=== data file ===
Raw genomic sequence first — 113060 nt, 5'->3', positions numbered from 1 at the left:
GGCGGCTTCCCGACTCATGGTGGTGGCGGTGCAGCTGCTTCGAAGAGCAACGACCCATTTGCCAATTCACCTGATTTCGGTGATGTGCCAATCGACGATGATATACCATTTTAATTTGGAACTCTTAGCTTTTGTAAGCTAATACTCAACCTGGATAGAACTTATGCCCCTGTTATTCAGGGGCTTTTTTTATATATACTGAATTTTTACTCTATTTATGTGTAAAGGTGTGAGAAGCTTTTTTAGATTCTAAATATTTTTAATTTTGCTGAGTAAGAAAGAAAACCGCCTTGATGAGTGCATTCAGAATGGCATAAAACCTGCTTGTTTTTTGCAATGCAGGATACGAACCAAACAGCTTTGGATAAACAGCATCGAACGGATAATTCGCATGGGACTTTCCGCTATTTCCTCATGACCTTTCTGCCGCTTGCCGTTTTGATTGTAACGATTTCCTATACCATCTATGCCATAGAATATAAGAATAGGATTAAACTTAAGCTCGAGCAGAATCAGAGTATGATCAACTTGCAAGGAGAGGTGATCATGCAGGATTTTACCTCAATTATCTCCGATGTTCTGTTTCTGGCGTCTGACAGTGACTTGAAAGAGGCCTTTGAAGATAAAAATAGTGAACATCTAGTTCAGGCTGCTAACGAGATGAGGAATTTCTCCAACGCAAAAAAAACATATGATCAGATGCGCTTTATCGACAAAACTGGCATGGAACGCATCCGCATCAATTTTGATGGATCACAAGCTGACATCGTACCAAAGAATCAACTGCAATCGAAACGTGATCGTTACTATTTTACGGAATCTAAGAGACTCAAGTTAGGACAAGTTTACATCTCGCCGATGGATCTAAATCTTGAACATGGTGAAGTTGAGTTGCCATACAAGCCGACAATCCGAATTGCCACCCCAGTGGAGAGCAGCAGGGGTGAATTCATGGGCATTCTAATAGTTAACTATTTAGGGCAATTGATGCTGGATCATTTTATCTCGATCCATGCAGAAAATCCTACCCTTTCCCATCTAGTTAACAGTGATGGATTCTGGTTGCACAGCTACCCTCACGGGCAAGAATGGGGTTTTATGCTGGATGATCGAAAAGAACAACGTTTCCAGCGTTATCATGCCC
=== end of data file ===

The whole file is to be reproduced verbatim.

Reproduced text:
Raw genomic sequence first — 113060 nt, 5'->3', positions numbered from 1 at the left:
GGCGGCTTCCCGACTCATGGTGGTGGCGGTGCAGCTGCTTCGAAGAGCAACGACCCATTTGCCAATTCACCTGATTTCGGTGATGTGCCAATCGACGATGATATACCATTTTAATTTGGAACTCTTAGCTTTTGTAAGCTAATACTCAACCTGGATAGAACTTATGCCCCTGTTATTCAGGGGCTTTTTTTATATATACTGAATTTTTACTCTATTTATGTGTAAAGGTGTGAGAAGCTTTTTTAGATTCTAAATATTTTTAATTTTGCTGAGTAAGAAAGAAAACCGCCTTGATGAGTGCATTCAGAATGGCATAAAACCTGCTTGTTTTTTGCAATGCAGGATACGAACCAAACAGCTTTGGATAAACAGCATCGAACGGATAATTCGCATGGGACTTTCCGCTATTTCCTCATGACCTTTCTGCCGCTTGCCGTTTTGATTGTAACGATTTCCTATACCATCTATGCCATAGAATATAAGAATAGGATTAAACTTAAGCTCGAGCAGAATCAGAGTATGATCAACTTGCAAGGAGAGGTGATCATGCAGGATTTTACCTCAATTATCTCCGATGTTCTGTTTCTGGCGTCTGACAGTGACTTGAAAGAGGCCTTTGAAGATAAAAATAGTGAACATCTAGTTCAGGCTGCTAACGAGATGAGGAATTTCTCCAACGCAAAAAAAACATATGATCAGATGCGCTTTATCGACAAAACTGGCATGGAACGCATCCGCATCAATTTTGATGGATCACAAGCTGACATCGTACCAAAGAATCAACTGCAATCGAAACGTGATCGTTACTATTTTACGGAATCTAAGAGACTCAAGTTAGGACAAGTTTACATCTCGCCGATGGATCTAAATCTTGAACATGGTGAAGTTGAGTTGCCATACAAGCCGACAATCCGAATTGCCACCCCAGTGGAGAGCAGCAGGGGTGAATTCATGGGCATTCTAATAGTTAACTATTTAGGGCAATTGATGCTGGATCATTTTATCTCGATCCATGCAGAAAATCCTACCCTTTCCCATCTAGTTAACAGTGATGGATTCTGGTTGCACAGCTACCCTCACGGGCAAGAATGGGGTTTTATGCTGGATGATCGAAAAGAACAACGTTTCCAGCGTTATCATGCCC